UK government told to restrict sales of energy drinks to children

World Cancer Research Fund has co-signed letters to the UK government health and shadow health secretaries, as new study reveals energy drinks harm children and young people.

Dr Panagiota Mitrou, our Director of Research, Innovation and Policy, is one of more than 40 signatories of letters to key politicians warning of the dangers of energy drinks. The letters were sent to UK government Health Secretary Victoria Atkins MP and Labour Shadow Health Secretary Wes Streeting MP.

UK government ministers have previously promised to tackle the sale of energy drinks to children, but there has been little progress.

And a new study by researchers from Fuse, the Centre for Translational Research in Public Health, at Teesside University and Newcastle University, has associated energy drinks with many health problems in children and young people.

Researchers reviewed data from 57 studies of more than 1.2 million children and young people from more than 21 countries. Consumption of energy drinks was associated in the research review with:

  • increased risk of suicidal thoughts
  • psychological distress
  • attention deficit hyperactivity disorder (ADHD) symptoms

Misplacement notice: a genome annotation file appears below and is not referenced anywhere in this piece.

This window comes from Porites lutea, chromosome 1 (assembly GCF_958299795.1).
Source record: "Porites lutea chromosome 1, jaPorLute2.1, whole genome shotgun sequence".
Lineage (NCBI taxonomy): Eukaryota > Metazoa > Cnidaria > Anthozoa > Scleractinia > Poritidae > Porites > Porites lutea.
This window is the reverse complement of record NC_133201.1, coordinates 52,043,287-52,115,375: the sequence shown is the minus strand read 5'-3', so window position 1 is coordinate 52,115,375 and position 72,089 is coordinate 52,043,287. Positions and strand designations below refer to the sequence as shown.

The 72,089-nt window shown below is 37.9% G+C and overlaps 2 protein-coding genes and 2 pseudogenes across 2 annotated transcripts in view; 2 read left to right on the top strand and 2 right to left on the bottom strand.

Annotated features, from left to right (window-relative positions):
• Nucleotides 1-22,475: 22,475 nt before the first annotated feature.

• depressive and panic behaviours
  • allergic diseases
  • insulin resistance
  • tooth decay
  • increased risk of poor academic performance
  • sleep problems
  • unhealthy dietary habits

The UK government has previously proposed restricting sales of high-caffeine energy drinks to under-16s. According to Food Active – one of the signatories of the letter – the government’s 2019 green paper, “Advancing our health: prevention in the 2020s“, consulted on proposals to legislate against the sale of energy drinks to children. Food Active notes that even though 93% of respondents to the consultation supported restricting sales to under-16s, there has been no further action.

Our co-signed letters point out that, since then, sales of energy drinks have continued to boom.

The letter to Ms Atkins says:

Deprivation and socio-economic disparity are key indicators for energy drinks consumption and other unhealthy eating behaviours by children and young people, and this is likely to be widening the stark inequalities in health our most vulnerable communities are experiencing …

We are calling on the government to uphold its promise and finally implement the national sales restriction on these harmful drinks to under 16s. Four years of inaction on this issue is simply too long.

World Cancer Research Fund’s evidence shows that sugary drinks – which includes many energy drinks – lead to weight gain, which can increase our risk of at least 13 different types of cancer. Our Cancer Prevention Recommendation is to limit consumption of sugar-sweetened drinks.

> Read the letters on the Food Active website